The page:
The Italian government has approved culture minister Giuliano Urbani's new cinema law.

Under the new law, state funding for Italian films will now only cover up to 50% of a project's budget, compared to 70-80% under the current system.

The new system, which has received widespread backing from the local film industry, is designed to encourage producers to make more market-oriented films that can attract financial partners.

Selection for state funding will now be based on a production company's credentials, rather than on the assessment of the screenplay. The change was mooted to combat criticism that the funding system was too subjective, as the state commission often rejected projects that went on to become hits at the box office and instead favoured a long list of films who failed to make any money back.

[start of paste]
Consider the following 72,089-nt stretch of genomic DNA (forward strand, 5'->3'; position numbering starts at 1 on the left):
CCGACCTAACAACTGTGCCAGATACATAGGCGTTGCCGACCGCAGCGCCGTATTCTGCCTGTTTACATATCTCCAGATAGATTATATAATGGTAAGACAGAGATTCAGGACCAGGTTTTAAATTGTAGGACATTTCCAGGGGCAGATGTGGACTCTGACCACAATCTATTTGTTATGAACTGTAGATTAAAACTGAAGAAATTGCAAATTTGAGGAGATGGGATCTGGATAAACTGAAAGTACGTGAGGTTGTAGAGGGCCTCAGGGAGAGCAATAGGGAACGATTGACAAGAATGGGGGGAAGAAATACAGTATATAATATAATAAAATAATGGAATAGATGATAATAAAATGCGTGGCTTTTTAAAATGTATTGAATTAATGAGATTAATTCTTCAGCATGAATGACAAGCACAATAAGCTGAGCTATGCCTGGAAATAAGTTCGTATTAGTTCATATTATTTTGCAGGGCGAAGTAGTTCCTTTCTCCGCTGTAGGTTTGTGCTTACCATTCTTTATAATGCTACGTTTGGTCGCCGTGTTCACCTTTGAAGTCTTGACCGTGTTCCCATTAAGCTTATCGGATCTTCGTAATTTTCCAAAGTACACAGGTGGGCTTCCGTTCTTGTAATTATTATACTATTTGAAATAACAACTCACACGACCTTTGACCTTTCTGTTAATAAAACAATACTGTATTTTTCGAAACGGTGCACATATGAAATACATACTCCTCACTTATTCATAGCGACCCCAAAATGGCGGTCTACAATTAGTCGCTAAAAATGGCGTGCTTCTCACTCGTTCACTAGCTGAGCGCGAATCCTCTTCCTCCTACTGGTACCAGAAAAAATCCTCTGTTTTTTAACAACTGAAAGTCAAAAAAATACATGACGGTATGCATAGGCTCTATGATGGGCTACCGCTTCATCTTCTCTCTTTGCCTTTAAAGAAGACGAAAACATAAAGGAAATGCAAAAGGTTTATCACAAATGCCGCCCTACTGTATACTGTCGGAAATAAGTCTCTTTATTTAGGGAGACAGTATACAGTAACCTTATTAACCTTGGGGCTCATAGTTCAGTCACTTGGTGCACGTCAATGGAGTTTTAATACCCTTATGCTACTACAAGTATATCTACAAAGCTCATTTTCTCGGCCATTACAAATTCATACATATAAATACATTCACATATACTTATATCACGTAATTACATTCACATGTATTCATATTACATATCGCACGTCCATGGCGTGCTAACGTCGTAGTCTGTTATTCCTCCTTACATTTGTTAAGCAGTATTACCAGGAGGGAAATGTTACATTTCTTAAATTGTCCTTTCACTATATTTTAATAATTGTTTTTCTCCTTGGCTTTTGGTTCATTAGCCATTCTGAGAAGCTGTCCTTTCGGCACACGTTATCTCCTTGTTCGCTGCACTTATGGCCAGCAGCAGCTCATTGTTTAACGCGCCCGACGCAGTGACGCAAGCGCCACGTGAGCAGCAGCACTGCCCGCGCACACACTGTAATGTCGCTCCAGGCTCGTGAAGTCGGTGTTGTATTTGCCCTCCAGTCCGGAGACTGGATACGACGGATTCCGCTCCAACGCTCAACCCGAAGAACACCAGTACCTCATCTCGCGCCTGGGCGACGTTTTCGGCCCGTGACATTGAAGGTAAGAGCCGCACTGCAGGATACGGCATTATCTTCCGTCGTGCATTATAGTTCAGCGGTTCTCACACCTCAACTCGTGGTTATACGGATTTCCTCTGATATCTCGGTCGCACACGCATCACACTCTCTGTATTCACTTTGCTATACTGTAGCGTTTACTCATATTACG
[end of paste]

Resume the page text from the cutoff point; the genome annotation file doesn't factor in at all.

Urbani said the new funding system will be "more transparent," and while the tighter regulations will mean that fewer projects will be reviewed for state funding, "each project will be examined by the government's commission more carefully."

He added: "The new regulations will help improve the health of the film industry and will help re-evaluate the importance of the producer, without whom even the best cinema doesn't have any chance at all of being successful in Italy or abroad."